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Business Development: Let's Talk Pricing, Part 7

teddyBusiness Development: Let's Talk Pricing, Part 6  -  by Teddy Wright, Education Director

Customer #5: 
Do you sell your samples?

I was always hesistant about selling my samples because I didn't want to spend the time to create another sample. In restrospect, that wasn't the best fiscal choice. The purpose of a sample is to stimulate the customer's interest and generate a sale. So why am I saying no to a customer that wants to spend the money? That would be like going to Macy's and seeing a dress on display that was just what I wanted, but the last one available. So, I ask the sales clerk to sell it to me and they say no because other people will want to look at it or they didn't want to take the time to redo the display.

As retailers, we need to take advantage of every type of sale possible. Whether it is the "do-it-yourself" crafter or the "do-it-for-me" baby boomer. Variable pricing strategies are the name of the game. 

Finished ware is a good revenue stream to take advantage. You can:

  1. Sell your samples
  2. Set up a finished ware section
  3. Sell discontinued items


  • Put a sticker on all items you are willing to sell with a price. This helps you clear out old ideas and replace samples with fresh, new items.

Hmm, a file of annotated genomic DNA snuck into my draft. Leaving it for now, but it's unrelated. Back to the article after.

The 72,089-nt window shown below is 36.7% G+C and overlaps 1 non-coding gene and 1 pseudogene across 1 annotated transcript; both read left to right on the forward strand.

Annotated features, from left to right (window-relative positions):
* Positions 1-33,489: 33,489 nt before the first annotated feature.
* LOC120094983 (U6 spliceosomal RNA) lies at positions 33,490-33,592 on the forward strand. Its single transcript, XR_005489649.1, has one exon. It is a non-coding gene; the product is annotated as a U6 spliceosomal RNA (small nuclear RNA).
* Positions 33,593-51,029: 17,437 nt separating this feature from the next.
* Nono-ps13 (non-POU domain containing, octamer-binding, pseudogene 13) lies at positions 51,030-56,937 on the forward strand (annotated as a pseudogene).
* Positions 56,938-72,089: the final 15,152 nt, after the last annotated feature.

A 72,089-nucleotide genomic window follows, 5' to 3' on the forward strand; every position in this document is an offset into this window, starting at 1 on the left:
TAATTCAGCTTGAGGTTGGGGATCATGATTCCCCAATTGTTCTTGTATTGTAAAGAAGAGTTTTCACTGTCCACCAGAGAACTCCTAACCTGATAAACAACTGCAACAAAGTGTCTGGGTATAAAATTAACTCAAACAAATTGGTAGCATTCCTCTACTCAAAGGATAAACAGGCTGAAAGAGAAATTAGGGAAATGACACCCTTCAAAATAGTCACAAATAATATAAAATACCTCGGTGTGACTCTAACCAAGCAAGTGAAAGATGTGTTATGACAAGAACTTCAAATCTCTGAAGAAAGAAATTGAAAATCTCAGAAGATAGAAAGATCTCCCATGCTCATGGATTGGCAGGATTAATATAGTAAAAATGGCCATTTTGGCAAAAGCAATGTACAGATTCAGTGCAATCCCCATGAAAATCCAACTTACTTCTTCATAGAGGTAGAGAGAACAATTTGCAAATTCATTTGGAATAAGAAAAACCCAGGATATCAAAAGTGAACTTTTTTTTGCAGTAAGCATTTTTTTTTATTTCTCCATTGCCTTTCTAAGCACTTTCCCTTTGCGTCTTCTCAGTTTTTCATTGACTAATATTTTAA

• Have a sample sale. Take a table or shelf, set everything out and mark it 'garage sale' prices. Keep the profits or donate the funds to charity.
  • How do you price? Charge retail price of pottery, plus your labor. Labor cost can be an adult studio fee or another denominator of your time cost. Such as 'Pottery plus $15', or 'Pottery plus $20', your choice. Just think when you go to the grocery store, the deli charges more for prepared food than if you do it yourself.

Finished Ware Section:

  • Many people do not want to paint the item or just do not have time, but love the hand-made items. So offer items they can "grab-and-go." Increase your sales by adding a Pebeo pen, gift bag from the dollar store and a card. 
  • Finished ware sections meet the need of the last minute gift shopper. For example: create a sample that any of your employees can replicate for birthday, wedding, anniversary or going way occasions. Have a section with the finished items displayed with a sign indicating "Gifts to Go". The customer can buy the finished item or you can drop in names, dates, or saying and they pick it up in three days. 
  • Since this is custom work, the price is generally higher than what a customer can do the same project themselves. You are bring paid for your time.

Sell Discontinued Items:

  • Everyone loves to find a bargain. Sell old samples, discontinued pottery, finished pottery customers did not pick up. 
  • How about the 1/2 finished pottery that have been there for six months? Clean it off and sell it for 1/2 the price. 
  • Items sitting on your shelf for months and months are eating up your cash flow. Mark it down and turn the items - churn and burn, baby. 

As I said before, it's all abou the multiple pricing strategies. You already have the in-studio fees, so capture the sale from the "Gift to Go" or your own custom work.

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